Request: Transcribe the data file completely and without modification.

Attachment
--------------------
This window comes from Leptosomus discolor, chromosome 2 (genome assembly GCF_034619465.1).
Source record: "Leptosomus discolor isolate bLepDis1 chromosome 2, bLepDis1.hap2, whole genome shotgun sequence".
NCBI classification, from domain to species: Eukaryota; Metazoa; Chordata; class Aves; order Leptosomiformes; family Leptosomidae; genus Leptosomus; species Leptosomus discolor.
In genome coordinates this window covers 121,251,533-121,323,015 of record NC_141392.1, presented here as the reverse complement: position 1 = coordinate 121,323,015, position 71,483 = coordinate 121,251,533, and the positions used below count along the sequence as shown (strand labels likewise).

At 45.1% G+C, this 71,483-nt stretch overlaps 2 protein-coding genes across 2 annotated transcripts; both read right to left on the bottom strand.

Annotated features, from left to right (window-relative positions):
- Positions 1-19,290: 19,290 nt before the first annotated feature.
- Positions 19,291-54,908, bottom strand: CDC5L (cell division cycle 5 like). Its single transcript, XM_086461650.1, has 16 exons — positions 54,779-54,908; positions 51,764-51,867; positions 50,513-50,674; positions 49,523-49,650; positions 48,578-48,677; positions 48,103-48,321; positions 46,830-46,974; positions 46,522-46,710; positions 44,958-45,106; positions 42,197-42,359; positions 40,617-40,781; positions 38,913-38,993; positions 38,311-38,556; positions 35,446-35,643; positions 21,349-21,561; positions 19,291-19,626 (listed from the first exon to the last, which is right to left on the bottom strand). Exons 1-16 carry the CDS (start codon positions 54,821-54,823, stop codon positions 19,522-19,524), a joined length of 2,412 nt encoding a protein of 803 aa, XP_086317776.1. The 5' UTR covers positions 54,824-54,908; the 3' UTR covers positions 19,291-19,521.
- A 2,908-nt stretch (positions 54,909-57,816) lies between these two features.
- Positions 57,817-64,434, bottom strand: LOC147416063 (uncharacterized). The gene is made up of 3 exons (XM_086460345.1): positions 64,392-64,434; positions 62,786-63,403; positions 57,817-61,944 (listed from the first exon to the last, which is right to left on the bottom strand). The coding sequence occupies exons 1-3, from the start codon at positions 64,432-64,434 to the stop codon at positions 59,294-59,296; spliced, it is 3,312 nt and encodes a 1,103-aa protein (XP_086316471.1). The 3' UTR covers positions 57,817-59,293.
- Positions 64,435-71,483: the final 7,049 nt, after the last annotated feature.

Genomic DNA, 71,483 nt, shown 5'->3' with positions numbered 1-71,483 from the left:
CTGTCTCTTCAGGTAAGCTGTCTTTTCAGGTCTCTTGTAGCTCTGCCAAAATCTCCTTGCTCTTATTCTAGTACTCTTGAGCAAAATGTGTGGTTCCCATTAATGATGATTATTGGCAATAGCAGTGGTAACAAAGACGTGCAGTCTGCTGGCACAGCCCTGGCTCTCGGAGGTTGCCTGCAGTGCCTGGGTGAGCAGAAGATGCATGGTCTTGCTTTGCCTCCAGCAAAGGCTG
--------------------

This window comes from Leptosomus discolor, chromosome 2 (genome assembly GCF_034619465.1).
Source record: "Leptosomus discolor isolate bLepDis1 chromosome 2, bLepDis1.hap2, whole genome shotgun sequence".
NCBI classification, from domain to species: Eukaryota; Metazoa; Chordata; class Aves; order Leptosomiformes; family Leptosomidae; genus Leptosomus; species Leptosomus discolor.
In genome coordinates this window covers 121,251,533-121,323,015 of record NC_141392.1, presented here as the reverse complement: position 1 = coordinate 121,323,015, position 71,483 = coordinate 121,251,533, and the positions used below count along the sequence as shown (strand labels likewise).

At 45.1% G+C, this 71,483-nt stretch overlaps 2 protein-coding genes across 2 annotated transcripts; both read right to left on the bottom strand.

Annotated features, from left to right (window-relative positions):
- Positions 1-19,290: 19,290 nt before the first annotated feature.
- Positions 19,291-54,908, bottom strand: CDC5L (cell division cycle 5 like). Its single transcript, XM_086461650.1, has 16 exons — positions 54,779-54,908; positions 51,764-51,867; positions 50,513-50,674; positions 49,523-49,650; positions 48,578-48,677; positions 48,103-48,321; positions 46,830-46,974; positions 46,522-46,710; positions 44,958-45,106; positions 42,197-42,359; positions 40,617-40,781; positions 38,913-38,993; positions 38,311-38,556; positions 35,446-35,643; positions 21,349-21,561; positions 19,291-19,626 (listed from the first exon to the last, which is right to left on the bottom strand). Exons 1-16 carry the CDS (start codon positions 54,821-54,823, stop codon positions 19,522-19,524), a joined length of 2,412 nt encoding a protein of 803 aa, XP_086317776.1. The 5' UTR covers positions 54,824-54,908; the 3' UTR covers positions 19,291-19,521.
- A 2,908-nt stretch (positions 54,909-57,816) lies between these two features.
- Positions 57,817-64,434, bottom strand: LOC147416063 (uncharacterized). The gene is made up of 3 exons (XM_086460345.1): positions 64,392-64,434; positions 62,786-63,403; positions 57,817-61,944 (listed from the first exon to the last, which is right to left on the bottom strand). The coding sequence occupies exons 1-3, from the start codon at positions 64,432-64,434 to the stop codon at positions 59,294-59,296; spliced, it is 3,312 nt and encodes a 1,103-aa protein (XP_086316471.1). The 3' UTR covers positions 57,817-59,293.
- Positions 64,435-71,483: the final 7,049 nt, after the last annotated feature.

Genomic DNA, 71,483 nt, shown 5'->3' with positions numbered 1-71,483 from the left:
CTGTCTCTTCAGGTAAGCTGTCTTTTCAGGTCTCTTGTAGCTCTGCCAAAATCTCCTTGCTCTTATTCTAGTACTCTTGAGCAAAATGTGTGGTTCCCATTAATGATGATTATTGGCAATAGCAGTGGTAACAAAGACGTGCAGTCTGCTGGCACAGCCCTGGCTCTCGGAGGTTGCCTGCAGTGCCTGGGTGAGCAGAAGATGCATGGTCTTGCTTTGCCTCCAGCAAAGGCTG